Improving performance of mapping algorithm

Hi all,
I ported a code from MATLAB to Julia, because it takes too long right now:

using Random
using Printf
start = time()
Lk = 4
Lp = 1500 
# create test data: coordinates of relative points and points to be mapped
pload = Array{Any}(undef,Lk)
pload[1] = rand(Float64, (Lp, 3))
pload[2] = rand(Float64, (Lp, 3))
pload[3] = rand(Float64, (Lp, 3))
pload[4] = rand(Float64, (Lp, 3))
irs = Array{Any}(undef,Lk)
ics = Array{Any}(undef,Lk)
irs[1] = 1:Lp
ics[1] = 1:Lp
for k in 2:Lk
    @printf "in for loop, k = %.0f\n" k
    Li = size(pload[1],1)
    Lj = size(pload[k],1)
    A = zeros(Float64,Li,Lj)
    # create distance matrix
    for kk in 1:3
        A = A + (pload[1][1:Li,kk]*ones(1,Lj)-ones(Li,1)*pload[k][:,kk]').^2
    end
    # pick pairs of smallest distance & clear these pairs from A
    Ar = size(A,1)
    As = size(A)
    Ind = zeros(Int64, Ar,2)
    for i in 1:Ar
        ir, ic = Tuple(argmin(A)) 
        A[ir,:] .= Inf
        A[:,ic] .= Inf
        Ind[i,:] = [ir,ic]
    end
    # sort for relative / mapped points
    rs = sortperm(Ind[:,1]);
    irs[k] = Ind[rs,2]
    cs = sortperm(Ind[:,2]);
    ics[k] = Ind[cs,1]
end
elapsed = time() - start

Finding the minimum takes almost all the time and I was wondering if Julia with argmin(A) is maybe faster than MATLAB’s min(A). I also tried findmin(A), but the performance is the same. In reality Lp is greater than 1500, which is a real problem for me. Any suggestions how I can speed up the code?

Thank you in advance.

The biggest problem with this code by far is that it’s all in the gobal scope. Reading this https://docs.julialang.org/en/v1/manual/performance-tips/index.html will give you a good start towards optimizing the code.

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Thank you for this advice. I created a function for the expensive task of finding the minimum and this speeds the code up by 10%. There might be more to gain, but MATLAB is still 5x faster. Therefore, I will probably try to improve the MATLAB code or try to implement another mapping algorithm.

You should put everything in a function.

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And don’t use Array{Any} – create your the array using e.g. ics = [1:Lp].
That way it will be concretely typed, which is what Julia needs for speed.

Thx for the suggestions. I think I am doing something wrong. Just enclosing everything in a function and calling it didn’t change speed.
Also using pload = Array{Float64}(undef,Lk,Lp,3) and likewise for other usage of “Any” did not increase speed.

If you want suggestions you are going to need to show us what you did.

Just a side note, just writing anything in Julia does not guarantee a speed increase. Optimizing code in any language first takes knowledge of that language and then lots of profiling and testing. I suspect that was done with your MATLAB implementation, I’m not so sure it was done with your Julia implementation.

2 Likes

There are a lot of array operations inside the loop. Each one of these allocates memory. Replace them by explicit loops.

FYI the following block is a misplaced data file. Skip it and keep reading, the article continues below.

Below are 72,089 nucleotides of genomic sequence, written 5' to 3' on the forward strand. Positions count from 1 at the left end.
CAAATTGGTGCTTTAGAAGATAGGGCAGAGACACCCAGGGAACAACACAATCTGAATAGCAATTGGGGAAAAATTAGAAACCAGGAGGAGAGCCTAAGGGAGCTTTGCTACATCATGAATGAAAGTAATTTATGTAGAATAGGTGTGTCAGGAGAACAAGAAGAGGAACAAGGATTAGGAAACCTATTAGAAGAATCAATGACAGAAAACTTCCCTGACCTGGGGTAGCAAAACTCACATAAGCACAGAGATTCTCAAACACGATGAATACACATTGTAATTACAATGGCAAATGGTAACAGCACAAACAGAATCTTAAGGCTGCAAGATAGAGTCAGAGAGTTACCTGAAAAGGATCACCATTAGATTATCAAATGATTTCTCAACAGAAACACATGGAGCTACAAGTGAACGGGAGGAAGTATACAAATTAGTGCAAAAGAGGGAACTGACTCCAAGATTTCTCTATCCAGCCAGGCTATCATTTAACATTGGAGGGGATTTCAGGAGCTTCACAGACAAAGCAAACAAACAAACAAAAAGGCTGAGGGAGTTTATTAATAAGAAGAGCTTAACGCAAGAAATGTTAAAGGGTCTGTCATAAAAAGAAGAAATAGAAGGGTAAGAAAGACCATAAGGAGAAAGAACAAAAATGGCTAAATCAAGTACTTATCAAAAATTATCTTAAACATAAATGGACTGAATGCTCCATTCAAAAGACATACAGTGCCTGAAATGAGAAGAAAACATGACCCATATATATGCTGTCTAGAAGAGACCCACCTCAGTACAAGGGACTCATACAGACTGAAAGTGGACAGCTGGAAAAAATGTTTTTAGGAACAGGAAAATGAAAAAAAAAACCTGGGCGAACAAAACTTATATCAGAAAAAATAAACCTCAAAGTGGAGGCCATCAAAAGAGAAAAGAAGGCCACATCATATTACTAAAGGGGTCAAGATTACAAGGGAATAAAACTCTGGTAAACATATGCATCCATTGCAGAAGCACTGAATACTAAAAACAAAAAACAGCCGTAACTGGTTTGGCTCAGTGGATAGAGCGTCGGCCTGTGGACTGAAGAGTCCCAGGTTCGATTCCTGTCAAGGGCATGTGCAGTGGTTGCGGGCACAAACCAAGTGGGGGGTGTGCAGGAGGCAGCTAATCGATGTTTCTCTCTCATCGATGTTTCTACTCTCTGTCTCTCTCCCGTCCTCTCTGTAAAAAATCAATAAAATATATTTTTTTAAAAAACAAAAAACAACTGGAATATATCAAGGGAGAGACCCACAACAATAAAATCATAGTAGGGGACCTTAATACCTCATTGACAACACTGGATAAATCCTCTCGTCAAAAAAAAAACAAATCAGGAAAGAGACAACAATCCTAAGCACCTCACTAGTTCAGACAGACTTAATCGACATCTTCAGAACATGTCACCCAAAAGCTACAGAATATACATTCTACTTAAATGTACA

It seems like you are mixing together the core code, that calculates the thing you want to find, and the test code, which creates test data, loops several times over stuff, etc.

Could you instead define the core functionality (for example, finding the elements with the smallest pairwise distance, if that is what you want) into a function with a clear interface, and separate it from the setup/test code?

This would make it easier for others to understand, it would make it faster and more readable.

BTW, you should do the same with your Matlab code. Putting units of functionality into functions is recommended in most languages.

2 Likes

As you say, all the time is in argmin(A). This takes 7.4ms, times 1500 times 3 gives about 30s, which is how long (a slightly improved) version takes to run. Can’t you avoid this entirely, perhaps call sortperm(vec(A)) which takes 240ms, but only 3 times? A sketch:

julia> A0 = rand(Int8, 3,3);

julia> A = copy(A0)
3×3 Array{Int8,2}:
 117   -66  -26
  41   -42   -1
  48  -122  -17

julia> i, j = argmin(A).I
(3, 2)

julia> A[i,:] .= 127; A[:,j] .= 127; # typemax(Int8)

julia> i, j = argmin(A).I
(1, 3)

julia> A[i,:] .= 127; A[:,j] .= 127;

julia> i, j = argmin(A).I
(2, 1)

julia> A
3×3 Array{Int8,2}:
 127  127  127
  41  127  127
 127  127  127

julia> CartesianIndices(A0)[sortperm(vec(A0))]
9-element Array{CartesianIndex{2},1}:
 CartesianIndex(3, 2) # first, eliminate 3,2
 CartesianIndex(1, 2)
 CartesianIndex(2, 2)
 CartesianIndex(1, 3) # second
 CartesianIndex(3, 3)
 CartesianIndex(2, 3)
 CartesianIndex(2, 1) # third
 CartesianIndex(3, 1)
 CartesianIndex(1, 1)

Now you just need to filter out which rows/cols have already been seen, perhaps something like

julia> is, js = BitSet(), BitSet();
julia> push!(is, 3); push!(js, 2); # first
julia> 1 in is || 2 in js
true
julia> 2 in is || 2 in js
true
julia> 1 in is || 3 in js # second
false
2 Likes

Thanks for confirming that the calculation of the minimum takes the most time. I had some problems understanding the output of the profiling.
This is an interesting shortcut for calculating the shortest distance between points. I will check if it gives the desired result.

Thanks for this idea. It works and is 10x faster. I tried to do the same in MATLAB, but maybe in this case I have done it less efficiently. Now Julia outperforms MATLAB by almost an order of magnitude.

Just in case anybody is interested, the solution looks like this:

using Random
using Printf

function evalMat(A)
  # pick pairs of smallest distance and return corresponding points (or their order)
  Ar = size(A,1)
  Ar2 = size(A,2)
  Ind = CartesianIndices(A)[sortperm(vec(A))]
  irf, icf = Int64[], Int64[]
  for i in 1:Ar*Ar2
    if !(Ind[i][1] in irf || Ind[i][2] in icf)
        push!(irf, Ind[i][1])
        push!(icf, Ind[i][2])
    end
  end
  return irf, icf
end

## get distance matrix A[i,j]; i relative points, j points to be mapped
Lk = 4     # 1 relative set, 3 working data sets